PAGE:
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Bryan Wynter (1915 - 1975)

Bryan Wynter studied first at Westminster School of Art in London from 1937 to 1938, then at London's Slade School of Art from 1938 to 1940. During World War II, he registered as a conscientious objector and worked in a lab testing animals. In 1945 he settled in Zennor near St Ives in Cornwall, where his close friend Patrick Heron was among his immediate neighbours. In 1947 he co-founded the Crypt group with the goal of exhibiting the work of modern artists who were given only peripheral coverage in the St Ives Society exhibitions. He taught at the Bath Academy of Art in Corsham from 1951 to 1955. From 1954 he exhibited with the London Group and from 1949 to 1958 with the Penwith Society in St Ives.


At the start of his career, Wynter's work was heavily influenced by Surrealism. In the early fifties, Wynter took up a position at Bath Academy where colleagues such as William Scott, Peter Lanyon, Adrian Heath and Kenneth Armitage brought European developments to his attention, and their influence can be felt in his subsequent still-lifes and landscapes.In 1956 Wynter spent some time in London where he encountered the work of the Abstract Expressionists at the Modern Art in the United States exhibition at the Tate Gallery. In both a Surrealist and Abstract Expressionist vein, Wynter attempted to unleash the subconscious in his painting through the influence of the then legal drug, mescaline.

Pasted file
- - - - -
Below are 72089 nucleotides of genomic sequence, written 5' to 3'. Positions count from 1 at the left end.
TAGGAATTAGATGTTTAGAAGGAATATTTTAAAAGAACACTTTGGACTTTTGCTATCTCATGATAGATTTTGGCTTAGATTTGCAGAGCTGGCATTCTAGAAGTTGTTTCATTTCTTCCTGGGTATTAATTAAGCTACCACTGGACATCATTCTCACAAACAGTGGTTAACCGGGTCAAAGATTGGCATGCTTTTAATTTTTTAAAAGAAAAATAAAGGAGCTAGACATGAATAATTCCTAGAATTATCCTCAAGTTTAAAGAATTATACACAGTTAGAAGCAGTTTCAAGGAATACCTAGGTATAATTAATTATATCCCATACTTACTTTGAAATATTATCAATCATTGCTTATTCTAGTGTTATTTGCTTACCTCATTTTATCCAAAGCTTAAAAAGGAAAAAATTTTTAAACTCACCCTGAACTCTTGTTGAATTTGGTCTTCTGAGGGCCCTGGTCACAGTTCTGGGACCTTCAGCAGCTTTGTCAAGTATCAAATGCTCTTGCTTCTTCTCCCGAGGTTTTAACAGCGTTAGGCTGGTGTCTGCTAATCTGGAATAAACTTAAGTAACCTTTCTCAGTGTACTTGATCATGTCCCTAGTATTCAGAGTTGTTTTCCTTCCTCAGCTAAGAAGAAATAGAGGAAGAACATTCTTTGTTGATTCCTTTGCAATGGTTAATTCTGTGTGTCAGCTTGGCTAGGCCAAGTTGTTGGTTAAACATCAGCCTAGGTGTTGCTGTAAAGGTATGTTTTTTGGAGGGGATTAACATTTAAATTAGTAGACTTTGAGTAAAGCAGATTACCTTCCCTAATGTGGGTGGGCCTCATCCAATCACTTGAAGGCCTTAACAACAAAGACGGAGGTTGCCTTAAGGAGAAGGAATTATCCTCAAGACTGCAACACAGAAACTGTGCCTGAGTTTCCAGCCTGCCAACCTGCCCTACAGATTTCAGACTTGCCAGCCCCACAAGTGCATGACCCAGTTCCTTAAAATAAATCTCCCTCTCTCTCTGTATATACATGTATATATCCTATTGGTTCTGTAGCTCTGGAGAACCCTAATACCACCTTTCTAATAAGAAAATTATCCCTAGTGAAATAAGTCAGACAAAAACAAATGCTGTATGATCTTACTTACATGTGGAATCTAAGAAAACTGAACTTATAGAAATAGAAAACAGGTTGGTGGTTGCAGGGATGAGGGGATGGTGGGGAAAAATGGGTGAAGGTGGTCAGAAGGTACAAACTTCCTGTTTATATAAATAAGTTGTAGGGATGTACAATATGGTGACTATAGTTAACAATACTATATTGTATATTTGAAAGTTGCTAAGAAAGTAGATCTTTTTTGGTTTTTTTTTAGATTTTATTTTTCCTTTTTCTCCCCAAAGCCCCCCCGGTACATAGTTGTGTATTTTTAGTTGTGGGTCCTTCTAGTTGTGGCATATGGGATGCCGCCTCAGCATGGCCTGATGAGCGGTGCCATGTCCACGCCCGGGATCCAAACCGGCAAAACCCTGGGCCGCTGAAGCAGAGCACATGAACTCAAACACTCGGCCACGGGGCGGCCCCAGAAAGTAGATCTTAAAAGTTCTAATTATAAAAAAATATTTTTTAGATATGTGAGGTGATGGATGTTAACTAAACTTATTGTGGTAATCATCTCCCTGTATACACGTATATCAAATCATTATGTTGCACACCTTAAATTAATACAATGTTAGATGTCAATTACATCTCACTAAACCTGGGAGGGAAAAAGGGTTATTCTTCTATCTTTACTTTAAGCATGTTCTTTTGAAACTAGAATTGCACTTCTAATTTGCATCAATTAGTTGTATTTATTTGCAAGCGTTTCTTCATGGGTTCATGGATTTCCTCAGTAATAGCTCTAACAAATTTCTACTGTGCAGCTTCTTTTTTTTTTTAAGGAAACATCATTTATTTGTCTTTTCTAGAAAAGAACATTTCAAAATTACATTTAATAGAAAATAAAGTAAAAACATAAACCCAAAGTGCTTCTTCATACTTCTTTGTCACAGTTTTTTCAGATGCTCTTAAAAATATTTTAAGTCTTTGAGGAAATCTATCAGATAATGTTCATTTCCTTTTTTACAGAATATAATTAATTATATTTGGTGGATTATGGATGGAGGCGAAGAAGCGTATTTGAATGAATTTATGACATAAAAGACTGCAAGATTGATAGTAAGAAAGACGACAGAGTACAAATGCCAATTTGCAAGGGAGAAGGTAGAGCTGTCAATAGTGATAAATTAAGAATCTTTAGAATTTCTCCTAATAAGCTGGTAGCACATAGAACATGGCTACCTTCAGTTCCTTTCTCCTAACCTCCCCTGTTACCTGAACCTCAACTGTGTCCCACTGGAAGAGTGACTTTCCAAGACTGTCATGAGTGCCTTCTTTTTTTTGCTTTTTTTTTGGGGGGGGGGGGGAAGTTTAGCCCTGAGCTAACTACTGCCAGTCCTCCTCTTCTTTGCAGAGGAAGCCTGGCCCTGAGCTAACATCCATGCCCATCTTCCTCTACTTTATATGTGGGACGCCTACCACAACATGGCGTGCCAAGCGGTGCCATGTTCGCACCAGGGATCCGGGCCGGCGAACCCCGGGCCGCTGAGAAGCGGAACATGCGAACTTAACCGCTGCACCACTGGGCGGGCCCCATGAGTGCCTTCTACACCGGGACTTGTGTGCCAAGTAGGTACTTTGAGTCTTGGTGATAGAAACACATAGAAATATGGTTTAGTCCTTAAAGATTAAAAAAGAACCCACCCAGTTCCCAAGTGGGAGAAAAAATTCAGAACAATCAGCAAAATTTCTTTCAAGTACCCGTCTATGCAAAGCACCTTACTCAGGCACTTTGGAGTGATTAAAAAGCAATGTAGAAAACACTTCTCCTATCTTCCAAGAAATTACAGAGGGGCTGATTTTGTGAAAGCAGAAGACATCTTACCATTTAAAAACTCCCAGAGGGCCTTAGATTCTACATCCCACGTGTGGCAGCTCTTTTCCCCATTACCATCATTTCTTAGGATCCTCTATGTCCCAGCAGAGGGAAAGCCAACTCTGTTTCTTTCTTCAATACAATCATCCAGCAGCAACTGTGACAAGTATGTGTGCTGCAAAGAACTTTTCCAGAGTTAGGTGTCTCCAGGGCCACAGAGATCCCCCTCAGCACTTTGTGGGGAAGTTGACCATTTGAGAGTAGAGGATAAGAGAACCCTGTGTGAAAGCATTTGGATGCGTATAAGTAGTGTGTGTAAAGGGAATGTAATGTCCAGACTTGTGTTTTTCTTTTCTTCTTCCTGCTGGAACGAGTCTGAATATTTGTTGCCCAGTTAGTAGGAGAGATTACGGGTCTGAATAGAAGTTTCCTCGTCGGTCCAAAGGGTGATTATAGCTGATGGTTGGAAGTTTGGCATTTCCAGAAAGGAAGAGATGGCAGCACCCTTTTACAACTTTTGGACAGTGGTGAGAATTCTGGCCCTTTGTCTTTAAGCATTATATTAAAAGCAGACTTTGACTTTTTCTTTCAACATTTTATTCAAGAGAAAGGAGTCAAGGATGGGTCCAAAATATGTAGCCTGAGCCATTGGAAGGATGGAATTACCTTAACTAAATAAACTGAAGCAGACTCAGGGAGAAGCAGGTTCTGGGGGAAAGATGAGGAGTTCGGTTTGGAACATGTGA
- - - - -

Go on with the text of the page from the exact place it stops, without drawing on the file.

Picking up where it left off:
In 1965 Wynter began a series of paintings based on water. Abandoning the muted tonality of his previous work, reflection and refraction were evoked through bold, psychedelic colours and large gestural strokes evoked the meandering of water. A symbol for new life and spiritual renewal, these later water paintings were the culmination of Wynter's attempt to reconcile nature and the human spirit.


Text Source: Benezit Dictionary of Artists